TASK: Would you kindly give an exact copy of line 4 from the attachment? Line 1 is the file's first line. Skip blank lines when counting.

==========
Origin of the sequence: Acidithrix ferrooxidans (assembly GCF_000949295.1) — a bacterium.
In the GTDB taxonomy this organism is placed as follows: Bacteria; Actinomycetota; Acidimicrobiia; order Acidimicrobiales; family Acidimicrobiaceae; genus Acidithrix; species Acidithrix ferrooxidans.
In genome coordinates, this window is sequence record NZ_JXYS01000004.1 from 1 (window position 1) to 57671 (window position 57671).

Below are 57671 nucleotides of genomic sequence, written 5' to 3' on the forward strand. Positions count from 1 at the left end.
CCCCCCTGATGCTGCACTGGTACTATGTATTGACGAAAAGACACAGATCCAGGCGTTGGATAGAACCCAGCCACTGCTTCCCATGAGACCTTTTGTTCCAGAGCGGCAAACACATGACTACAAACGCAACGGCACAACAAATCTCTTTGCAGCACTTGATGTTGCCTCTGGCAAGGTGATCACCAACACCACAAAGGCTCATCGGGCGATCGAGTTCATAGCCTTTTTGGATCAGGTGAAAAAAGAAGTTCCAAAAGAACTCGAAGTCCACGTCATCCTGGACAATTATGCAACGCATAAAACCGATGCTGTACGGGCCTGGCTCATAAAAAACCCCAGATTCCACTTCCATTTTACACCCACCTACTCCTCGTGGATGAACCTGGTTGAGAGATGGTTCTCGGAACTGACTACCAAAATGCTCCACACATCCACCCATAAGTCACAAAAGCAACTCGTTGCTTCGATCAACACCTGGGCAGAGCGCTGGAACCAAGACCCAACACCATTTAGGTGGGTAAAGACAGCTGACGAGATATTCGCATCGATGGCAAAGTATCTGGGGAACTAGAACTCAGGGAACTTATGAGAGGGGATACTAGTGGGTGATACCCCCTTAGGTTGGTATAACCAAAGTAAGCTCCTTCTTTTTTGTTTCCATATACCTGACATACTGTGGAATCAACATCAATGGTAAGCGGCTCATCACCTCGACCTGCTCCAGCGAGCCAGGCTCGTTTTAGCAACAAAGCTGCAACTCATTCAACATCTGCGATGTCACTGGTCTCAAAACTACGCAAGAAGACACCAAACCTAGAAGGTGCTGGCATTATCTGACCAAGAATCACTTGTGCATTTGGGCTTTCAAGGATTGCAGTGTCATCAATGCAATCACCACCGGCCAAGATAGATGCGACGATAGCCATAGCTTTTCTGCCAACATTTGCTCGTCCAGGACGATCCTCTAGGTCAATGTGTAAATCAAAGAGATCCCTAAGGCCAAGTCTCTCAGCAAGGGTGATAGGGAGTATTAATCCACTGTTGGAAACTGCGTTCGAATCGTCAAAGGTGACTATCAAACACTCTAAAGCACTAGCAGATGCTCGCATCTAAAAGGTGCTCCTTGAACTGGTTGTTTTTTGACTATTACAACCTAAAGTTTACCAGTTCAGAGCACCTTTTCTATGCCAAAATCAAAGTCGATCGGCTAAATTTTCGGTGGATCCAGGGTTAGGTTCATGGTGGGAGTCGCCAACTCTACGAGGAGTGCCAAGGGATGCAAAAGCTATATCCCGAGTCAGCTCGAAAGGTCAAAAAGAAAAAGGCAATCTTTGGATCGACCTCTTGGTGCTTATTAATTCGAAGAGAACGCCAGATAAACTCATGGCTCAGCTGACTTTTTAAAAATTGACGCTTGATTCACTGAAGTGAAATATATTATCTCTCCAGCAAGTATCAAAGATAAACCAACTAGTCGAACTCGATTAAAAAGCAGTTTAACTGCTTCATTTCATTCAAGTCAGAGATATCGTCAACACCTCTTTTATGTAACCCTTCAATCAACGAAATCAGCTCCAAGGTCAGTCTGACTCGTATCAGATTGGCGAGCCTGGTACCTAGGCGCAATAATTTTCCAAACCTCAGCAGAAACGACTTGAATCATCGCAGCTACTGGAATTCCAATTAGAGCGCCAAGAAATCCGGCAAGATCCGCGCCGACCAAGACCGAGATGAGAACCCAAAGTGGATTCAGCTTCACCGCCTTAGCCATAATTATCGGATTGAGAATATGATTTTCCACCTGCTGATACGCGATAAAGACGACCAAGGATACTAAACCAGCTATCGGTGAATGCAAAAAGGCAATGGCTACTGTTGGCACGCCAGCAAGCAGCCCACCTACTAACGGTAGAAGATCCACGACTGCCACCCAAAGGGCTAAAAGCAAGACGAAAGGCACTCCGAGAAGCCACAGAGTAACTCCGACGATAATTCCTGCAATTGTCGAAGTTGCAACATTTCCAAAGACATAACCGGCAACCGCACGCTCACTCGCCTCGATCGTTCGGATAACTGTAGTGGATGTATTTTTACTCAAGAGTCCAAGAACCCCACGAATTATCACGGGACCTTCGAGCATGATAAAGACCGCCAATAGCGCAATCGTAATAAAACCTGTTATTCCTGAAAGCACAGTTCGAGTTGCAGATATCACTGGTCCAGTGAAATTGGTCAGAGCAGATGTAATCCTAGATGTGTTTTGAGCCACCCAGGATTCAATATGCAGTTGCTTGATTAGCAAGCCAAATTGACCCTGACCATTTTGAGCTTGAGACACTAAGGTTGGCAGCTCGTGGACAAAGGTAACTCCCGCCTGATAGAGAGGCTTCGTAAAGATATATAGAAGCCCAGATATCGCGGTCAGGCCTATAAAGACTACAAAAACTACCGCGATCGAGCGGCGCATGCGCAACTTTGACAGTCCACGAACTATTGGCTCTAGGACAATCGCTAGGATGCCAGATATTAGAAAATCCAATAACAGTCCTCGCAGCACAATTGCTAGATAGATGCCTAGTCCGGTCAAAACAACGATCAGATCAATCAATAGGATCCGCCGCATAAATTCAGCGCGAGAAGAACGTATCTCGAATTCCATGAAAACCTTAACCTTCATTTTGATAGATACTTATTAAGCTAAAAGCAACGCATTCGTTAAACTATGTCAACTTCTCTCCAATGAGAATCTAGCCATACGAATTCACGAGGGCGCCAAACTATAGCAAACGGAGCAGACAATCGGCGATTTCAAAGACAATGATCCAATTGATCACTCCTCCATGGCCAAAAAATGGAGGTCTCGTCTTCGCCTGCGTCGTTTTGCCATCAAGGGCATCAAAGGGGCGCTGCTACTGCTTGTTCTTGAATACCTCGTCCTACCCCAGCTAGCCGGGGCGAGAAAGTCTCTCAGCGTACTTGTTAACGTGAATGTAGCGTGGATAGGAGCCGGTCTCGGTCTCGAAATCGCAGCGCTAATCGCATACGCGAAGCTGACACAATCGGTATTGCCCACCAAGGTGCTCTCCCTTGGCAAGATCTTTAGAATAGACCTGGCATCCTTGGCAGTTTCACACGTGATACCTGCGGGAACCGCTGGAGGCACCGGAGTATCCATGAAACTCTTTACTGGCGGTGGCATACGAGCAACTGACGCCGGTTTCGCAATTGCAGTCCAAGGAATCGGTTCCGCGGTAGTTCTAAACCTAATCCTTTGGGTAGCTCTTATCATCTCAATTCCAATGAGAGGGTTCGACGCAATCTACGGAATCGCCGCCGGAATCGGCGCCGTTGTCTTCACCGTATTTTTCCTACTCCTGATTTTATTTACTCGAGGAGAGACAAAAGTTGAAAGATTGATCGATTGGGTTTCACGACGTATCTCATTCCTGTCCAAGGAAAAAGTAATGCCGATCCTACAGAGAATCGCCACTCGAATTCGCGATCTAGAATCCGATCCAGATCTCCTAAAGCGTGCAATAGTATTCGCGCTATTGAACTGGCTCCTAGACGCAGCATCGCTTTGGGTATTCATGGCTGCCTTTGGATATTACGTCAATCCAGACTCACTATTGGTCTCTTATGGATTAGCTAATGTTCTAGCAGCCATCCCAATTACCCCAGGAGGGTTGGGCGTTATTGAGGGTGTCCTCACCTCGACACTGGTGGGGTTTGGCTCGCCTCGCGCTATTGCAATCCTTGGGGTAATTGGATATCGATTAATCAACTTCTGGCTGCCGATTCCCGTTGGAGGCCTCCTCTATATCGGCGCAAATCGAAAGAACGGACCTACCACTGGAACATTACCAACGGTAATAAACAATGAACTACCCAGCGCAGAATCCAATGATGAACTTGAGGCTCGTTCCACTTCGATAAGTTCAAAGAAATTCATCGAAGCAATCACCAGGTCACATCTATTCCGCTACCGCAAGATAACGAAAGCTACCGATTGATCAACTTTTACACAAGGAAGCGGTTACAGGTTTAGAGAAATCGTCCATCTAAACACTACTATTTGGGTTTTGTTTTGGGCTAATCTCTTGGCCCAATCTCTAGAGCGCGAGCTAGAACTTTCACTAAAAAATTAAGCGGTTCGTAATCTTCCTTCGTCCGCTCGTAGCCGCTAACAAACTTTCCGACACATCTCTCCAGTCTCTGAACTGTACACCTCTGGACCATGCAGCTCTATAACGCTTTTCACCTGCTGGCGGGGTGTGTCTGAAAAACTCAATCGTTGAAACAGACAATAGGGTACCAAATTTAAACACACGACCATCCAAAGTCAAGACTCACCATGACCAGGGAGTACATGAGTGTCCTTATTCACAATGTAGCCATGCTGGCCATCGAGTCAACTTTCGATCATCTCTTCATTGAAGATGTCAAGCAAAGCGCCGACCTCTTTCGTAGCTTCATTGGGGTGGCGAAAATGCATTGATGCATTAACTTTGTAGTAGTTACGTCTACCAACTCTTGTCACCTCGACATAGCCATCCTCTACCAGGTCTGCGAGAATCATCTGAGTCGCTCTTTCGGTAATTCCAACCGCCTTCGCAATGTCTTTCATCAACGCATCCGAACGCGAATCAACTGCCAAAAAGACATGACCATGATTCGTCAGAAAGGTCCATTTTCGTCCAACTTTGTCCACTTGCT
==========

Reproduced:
Below are 57671 nucleotides of genomic sequence, written 5' to 3' on the forward strand. Positions count from 1 at the left end.